Ohio hired convicted felon to score medical marijuana grow license applications

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COLUMBUS, Ohio — The Ohio Department of Commerce came under fire from state officials Tuesday for hiring a medical marijuana program consultant who had a felony drug conviction on his criminal record.

The felony conviction would have disqualified the consultant from being awarded the medical marijuana cultivation licenses he was helping to score.

Trevor C. Bozeman, owner of iCann Consulting, pleaded guilty to manufacturing, delivering and possessing drugs, with intent to manufacture or deliver in 2005, Pennsylvania court records show. Bozeman, who was 20 at the time, was also charged with possession of marijuana and paraphernalia, but those charges were dismissed.

The department hired iCann for two consulting contracts: to help draft rules and regulations for medical marijuana product manufacturers and to provide expertise during the department’s evaluation of applications to grow medical marijuana.

The department agreed to pay Bozeman up to $150,000 for his work. To date, he has been paid about $12,892 by the department this year, according to state expenditure records.

The department last week announced 12 winners out of 109 applicants for large-scale medical marijuana grow operations.

Lt. Gov. Mary Taylor was among a handful of state officials who said Tuesday the state should not award any licenses until the process has been reviewed.

“As a mother who has struggled with addiction in my own family, I am outraged that a convicted drug dealer played a major role in determining who was suitable to receive a license,” Taylor said in a statement. “At a minimum, the integrity of the process has been called into question and it is unconscionable to imagine that this process would be allowed to continue until we have a full reckoning.”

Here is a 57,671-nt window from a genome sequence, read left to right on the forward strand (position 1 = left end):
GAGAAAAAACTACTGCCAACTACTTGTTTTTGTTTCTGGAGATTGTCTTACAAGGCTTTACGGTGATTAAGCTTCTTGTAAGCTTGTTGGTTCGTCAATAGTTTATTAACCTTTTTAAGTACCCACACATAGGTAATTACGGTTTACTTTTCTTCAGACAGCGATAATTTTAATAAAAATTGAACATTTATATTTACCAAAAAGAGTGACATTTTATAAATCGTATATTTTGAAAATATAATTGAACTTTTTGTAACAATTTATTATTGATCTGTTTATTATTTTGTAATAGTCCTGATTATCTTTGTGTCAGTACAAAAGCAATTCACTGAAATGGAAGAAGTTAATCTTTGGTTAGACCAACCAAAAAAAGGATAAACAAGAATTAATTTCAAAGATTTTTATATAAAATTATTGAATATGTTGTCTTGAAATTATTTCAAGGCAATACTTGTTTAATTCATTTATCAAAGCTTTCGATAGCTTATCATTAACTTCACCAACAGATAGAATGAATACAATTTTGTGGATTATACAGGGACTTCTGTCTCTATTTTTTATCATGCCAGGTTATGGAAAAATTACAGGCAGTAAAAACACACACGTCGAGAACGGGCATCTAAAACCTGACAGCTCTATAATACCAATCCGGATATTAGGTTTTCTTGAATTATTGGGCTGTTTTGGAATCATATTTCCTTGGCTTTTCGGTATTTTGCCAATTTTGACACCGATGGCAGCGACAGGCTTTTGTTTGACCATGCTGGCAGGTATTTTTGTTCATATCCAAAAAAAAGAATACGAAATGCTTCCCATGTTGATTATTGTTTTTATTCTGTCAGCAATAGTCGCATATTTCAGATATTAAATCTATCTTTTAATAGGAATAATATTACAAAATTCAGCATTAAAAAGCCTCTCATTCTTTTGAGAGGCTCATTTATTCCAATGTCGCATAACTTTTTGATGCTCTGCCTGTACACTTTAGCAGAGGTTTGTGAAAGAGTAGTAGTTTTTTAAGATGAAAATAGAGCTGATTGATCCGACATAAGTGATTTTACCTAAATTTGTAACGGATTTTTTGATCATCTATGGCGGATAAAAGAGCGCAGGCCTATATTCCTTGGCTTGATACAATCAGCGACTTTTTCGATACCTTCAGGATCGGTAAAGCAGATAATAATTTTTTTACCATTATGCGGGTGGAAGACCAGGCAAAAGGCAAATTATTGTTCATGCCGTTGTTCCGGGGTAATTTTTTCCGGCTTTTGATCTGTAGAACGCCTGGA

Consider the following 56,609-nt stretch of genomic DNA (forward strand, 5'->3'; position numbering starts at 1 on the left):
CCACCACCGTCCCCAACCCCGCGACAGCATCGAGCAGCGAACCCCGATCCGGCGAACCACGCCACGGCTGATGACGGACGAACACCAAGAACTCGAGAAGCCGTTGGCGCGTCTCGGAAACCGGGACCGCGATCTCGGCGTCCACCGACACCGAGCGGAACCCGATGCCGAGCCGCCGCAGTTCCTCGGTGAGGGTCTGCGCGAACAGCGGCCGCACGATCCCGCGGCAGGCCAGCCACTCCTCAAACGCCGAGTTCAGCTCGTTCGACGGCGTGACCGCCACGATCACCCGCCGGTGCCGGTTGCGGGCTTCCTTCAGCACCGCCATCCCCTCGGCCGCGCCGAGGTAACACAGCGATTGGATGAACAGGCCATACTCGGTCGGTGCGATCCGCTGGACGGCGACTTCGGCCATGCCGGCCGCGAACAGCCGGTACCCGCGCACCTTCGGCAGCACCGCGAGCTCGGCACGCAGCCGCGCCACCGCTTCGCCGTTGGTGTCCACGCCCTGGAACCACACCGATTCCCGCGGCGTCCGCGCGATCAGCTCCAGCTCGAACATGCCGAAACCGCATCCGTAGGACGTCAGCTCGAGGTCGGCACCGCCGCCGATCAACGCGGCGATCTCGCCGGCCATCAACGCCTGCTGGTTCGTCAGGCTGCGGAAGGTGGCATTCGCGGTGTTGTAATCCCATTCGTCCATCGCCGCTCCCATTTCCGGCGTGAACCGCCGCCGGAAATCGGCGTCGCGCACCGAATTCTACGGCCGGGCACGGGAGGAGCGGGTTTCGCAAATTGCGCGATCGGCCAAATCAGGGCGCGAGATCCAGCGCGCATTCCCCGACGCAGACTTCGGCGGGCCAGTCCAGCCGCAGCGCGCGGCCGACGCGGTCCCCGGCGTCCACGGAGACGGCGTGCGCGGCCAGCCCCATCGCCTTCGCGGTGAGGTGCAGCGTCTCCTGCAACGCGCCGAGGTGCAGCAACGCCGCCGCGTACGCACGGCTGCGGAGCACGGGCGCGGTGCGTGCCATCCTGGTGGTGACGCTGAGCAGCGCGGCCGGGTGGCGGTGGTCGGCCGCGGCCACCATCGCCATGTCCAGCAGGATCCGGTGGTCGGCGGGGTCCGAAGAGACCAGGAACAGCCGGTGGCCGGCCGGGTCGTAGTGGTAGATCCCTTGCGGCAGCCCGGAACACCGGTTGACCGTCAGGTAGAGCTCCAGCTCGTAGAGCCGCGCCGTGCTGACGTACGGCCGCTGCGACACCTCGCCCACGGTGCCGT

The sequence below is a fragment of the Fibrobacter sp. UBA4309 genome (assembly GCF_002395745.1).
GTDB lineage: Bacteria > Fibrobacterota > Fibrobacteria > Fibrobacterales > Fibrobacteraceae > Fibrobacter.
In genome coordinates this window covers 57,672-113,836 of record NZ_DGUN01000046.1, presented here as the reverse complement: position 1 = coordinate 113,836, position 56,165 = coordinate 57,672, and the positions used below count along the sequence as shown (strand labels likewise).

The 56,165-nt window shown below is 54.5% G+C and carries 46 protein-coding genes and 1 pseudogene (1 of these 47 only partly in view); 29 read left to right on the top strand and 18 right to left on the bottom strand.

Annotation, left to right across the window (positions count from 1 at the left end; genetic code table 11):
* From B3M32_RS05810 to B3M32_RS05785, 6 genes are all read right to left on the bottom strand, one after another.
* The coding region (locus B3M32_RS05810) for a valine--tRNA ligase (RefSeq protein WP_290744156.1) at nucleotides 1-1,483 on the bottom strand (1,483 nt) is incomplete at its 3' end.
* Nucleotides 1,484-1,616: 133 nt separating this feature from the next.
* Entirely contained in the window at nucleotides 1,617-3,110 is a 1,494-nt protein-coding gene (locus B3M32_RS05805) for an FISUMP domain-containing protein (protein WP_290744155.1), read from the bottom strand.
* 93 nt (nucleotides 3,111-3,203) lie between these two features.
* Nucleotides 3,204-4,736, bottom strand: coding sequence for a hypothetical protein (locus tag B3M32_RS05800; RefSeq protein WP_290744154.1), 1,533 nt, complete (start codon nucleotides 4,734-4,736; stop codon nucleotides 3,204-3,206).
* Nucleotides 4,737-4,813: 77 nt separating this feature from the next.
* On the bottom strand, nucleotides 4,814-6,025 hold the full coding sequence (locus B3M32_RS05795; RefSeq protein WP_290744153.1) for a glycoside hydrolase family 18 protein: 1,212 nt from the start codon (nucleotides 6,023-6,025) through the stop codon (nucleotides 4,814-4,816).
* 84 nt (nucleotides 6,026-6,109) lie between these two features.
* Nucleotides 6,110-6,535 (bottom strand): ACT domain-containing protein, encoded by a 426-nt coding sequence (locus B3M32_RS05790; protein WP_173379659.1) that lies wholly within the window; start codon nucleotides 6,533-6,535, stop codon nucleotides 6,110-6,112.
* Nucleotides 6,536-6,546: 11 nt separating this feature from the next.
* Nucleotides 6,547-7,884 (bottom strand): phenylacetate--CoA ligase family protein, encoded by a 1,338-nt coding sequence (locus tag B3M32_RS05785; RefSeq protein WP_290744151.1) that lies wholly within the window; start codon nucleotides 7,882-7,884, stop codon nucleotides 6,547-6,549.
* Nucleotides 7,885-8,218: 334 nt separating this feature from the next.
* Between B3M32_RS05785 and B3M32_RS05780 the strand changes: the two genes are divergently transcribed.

Jimmy Gould, CEO of cultivator applicant CannAscend, said the department’s failure to disclose the prior conviction is one more reason for a full review of the department’s cultivation application review process.

CannAscend’s bid for a license was disqualified for an unspecified reason.

“Did the Department of Commerce not think it important to check and report the fact that at least one of the scorers of the Medical Marijuana Control Program had a criminal record for dealing drugs, and potentially other brushes with the law?” Gould, who co-founded ResponsibleOhio and the group’s 2015 marijuana legalization effort, said in a statement. “If not, why not? Did they require a background check to get a license, but not to give a license?”

The department, in writing the rules for the program, barred people with felony drug convictions from applying for a cultivator license and required each applicant to undergo a background check. The department would not say Tuesday whether they performed a background check on the consultants.

A department spokeswoman said all consulting companies hired by the department “met the standards provided within their contract.”

“Obviously, we’re not surprised to learn that people who applied and didn’t get a license are disappointed,” spokeswoman Stephanie Gostomski said in an email. “Any applicant who did not receive a license has the right to appeal the decision if they so choose.”

Gostomski said the applications were scored with a combination of state employees and consultants. The department has not responded to further questions from cleveland.com about the level of involvement consultants had with the process.

The department received permission earlier this year to award the contracts to iCann, incorporated last year in Dublin, Ohio; Arizona-based Meade and Wing and Illinois-based B&B Grow from the Ohio Controlling Board, a legislative panel that oversees state spending.

Sen. Bill Coley, a Liberty Township Republican and Ohio Controlling Board member, said the felony conviction should have been disclosed to the board. Coley said the department should re-evaluate the applications and re-score them without a convicted felon among the reviewers.

“I’m sure there’s plenty of good qualified people with educational backgrounds and professional backgrounds that could do the job that don’t have a felony or wouldn’t raise any questions or doubt,” Coley said. “This whole program’s going to be under very strict scrutiny, both from the state and the federal level, and we want to make sure we get it right.”

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